Skip to content

josephrileyland’s 20questions, june 2010

June 29, 2010

my life

I’m working. A lot. And that’s a good thing. Thank you, Pollen Nation, Billie’s Black and the people who use me for graphic design/writing/etc. I appreciate you. So does my landlord. The greeting card line is developing quite nicely, with new designs coming soon. If you know of a cute boutique in your neighborhood that might want be interested in selling them, please let me know. I also have branched out into custom-designed wedding invitations, doing everything from the RSVP cards to the menu cards for the tables to the thank you notes. So, if you’re getting married or having an event that requires such work, let me know. Also, there’s a new line of tees coming to my closet and possibly yours – sofaWEAR. Check them out.

sample wedding invitation

sample: birthday

sample: birthday

Hmm… after reading the above paragraph, I see that I’ve been a busy guy. No wonder I’m sleepy.

josephrileyland’s 20questions

1. Remote controls hold two. Flashlights might hold four. Rarely do you ever need six at the same time… so why do batteries only come in 12-24 increment packages? Especially if they want to claim to be long lasting.

2. If you get money for helping snare one of America’s Most Wanted, are they going to charge you taxes on it?

3. I fully support Oprah’s No Phone Zone pledge… but do you really think O drives? I saw Oprah and Gayle’s Big Adventure.

4. Why do people send you a message to call them, and then not answer the phone when you do? Didn’t they JUST tell me to call?

5. Someone told me that they couldn’t get into soccer because it lasts so long and they don’t have the attention span to stay with it, but I really wonder… have they ever watched baseball? That is one boring sport. Sorry, Richard Douglas, C.J; just sharing my opinion.

6. Don’t you hate it when, while you are a good cook, absolutely nothing appeals to you – and you’re hungry?

7. Hot in Cleveland debuted to the biggest ratings ever for TV Land. Do you think Valerie Bertinelli, Jane Leeves and Wendy Malick love Betty White for bringing the audience or hate her for stealing the show?

8. Does anyone else hate the Blackberry Storm like I do?

9. Whether you love, loath or are indifferent to the series, wasn’t the season finale of Grey’s Anatomy a series edge-of-your-seat thriller? Okay, the shooting spree went on for too long, but the scene when the killer pulled Bailey from under the bed makes me forgive. My heart was in my throat.

10. Who else is excited about the Leonardo DiCaprio/Christopher Nolan movie Inception (in theaters, July 16) not only because it looks cool, but also because the entire movie isn’t shown in the trailer?

11. Has there ever been an ensemble as confusing, yet enticing as the basketball jersey-dress and jeans with a white… du-rag/turban-esque head wrap with a fedora worn by True Blood’s resident fashionista, Lafayette?

12. Speaking of Lafayette, don’t you love him, despite his inability to conjugate verbs?

13. Has anyone else realized it’s worth watching (ie – fast-forwarding through the first 40 minutes) Mo’Nique’s show just to get to the musical guest part? With artists such as Sy Smith, Leela James, Janelle Monae, Lalah Hathaway, Van Hunt, Jill Scott, Raheem DeVaughn, N’Dambi, Alyson Williams, and a whole host of others, Mo’s impressed me.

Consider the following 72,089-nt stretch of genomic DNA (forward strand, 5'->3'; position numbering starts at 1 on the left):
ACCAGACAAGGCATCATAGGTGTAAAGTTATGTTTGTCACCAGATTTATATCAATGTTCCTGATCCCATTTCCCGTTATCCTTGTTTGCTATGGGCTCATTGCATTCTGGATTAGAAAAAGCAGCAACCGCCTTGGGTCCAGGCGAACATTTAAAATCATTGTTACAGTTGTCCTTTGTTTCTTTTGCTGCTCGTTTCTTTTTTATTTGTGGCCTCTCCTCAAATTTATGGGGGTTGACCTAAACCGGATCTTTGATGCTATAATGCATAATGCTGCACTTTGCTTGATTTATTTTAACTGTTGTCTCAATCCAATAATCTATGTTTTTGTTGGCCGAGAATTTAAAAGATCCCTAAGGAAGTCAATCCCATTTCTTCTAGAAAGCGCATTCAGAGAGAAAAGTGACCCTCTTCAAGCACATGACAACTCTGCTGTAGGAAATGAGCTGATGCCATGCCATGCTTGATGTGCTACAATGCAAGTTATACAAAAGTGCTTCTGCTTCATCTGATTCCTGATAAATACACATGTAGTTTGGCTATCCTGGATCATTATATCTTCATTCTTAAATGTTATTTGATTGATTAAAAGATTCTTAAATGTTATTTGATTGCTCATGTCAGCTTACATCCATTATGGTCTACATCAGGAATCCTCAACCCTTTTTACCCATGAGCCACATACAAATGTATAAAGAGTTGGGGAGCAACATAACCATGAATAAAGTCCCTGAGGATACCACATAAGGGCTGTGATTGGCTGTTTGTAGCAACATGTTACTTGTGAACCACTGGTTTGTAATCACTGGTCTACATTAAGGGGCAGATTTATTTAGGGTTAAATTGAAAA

14. In response to my list of possible additions to the Real Housewives franchise, Emily wants to see The Real Cabana Boys. That’s fair. Have you seen Omarosa’s new show? There are some cabana-quality guys on there.

15. Does it make any sense at all that all of the good foodie shows – Top Chef, Hell’s Kitchen, Who Wants to Be the Next Food Network Star* (Aar-ti! Aar-ti! Aarti!) – are aired in the summer, traditionally a time in which people try to eat less? Even the NASFT’s Fancy Food Show convention is held in June. What gives?

16. What in the hell is up with that annoying-ass Kia commercial with hip hop rats? I hate it. PS – I know they’re hamsters and not rats. But, they’re annoying enough to call them rats. PSS – Yes, the cursing was necessary.

17. Is there a better late-night fix for the munchies than a bowl of Waffle Crisp cereal?

18. With authors like Jennifer Egan publishing powerful books like A Visit From the Goon Squad, is there a chance that people might one day fall in love with reading again?

19. With Coca-Cola’s decision to reintroduce Mello Yello outside of it’s foothold in the South (and what appears to be a warm welcome), should we anticipate other oldies – like Cheerwine, RC Cola, Nehi Grape, Sun Drop… – to come out of the Carbonated Beverage Witness Protection Program?

20. With The New Adventures of Old Christine being unceremoniously dumped by both CBS and ABC last month, is it time to say goodbye? A few classic moments:

* I know the name of the show is The Next Food Network Star, but my version is better.

unpaid commercial break

Sy Smith, onstage

“Welcome to (welcome you), welcome to (welcome you), welcome to cyberspace…” So begins Sy Smith’s second album, The Syberspace Social. If you don’t have it, run to Moods Music if you’re in ATL, go to Amoeba Music if you’re in Cali, head to Kemp Mill if you’re in DMV and if you’re in NYC, you’re options have dimmed since I lost the space for MY record store (cross your fingers, cross your toes, throw up a prayer and chant a few nam-myo-renge-kyos for me that something positive happens on that front soon). You can also find her on CD Baby, Amazon and iTunes. While you’re there, snag her follow-up album, Conflict. If you haven’t heard Sy’s music, and you haven’t read my love letter to her, then you need to do both. Sy’s albums are in heavy rotation for a reason – good melodies, great lyrics, catchy hooks, superb production… I think you get the idea. Now, go get the CDs.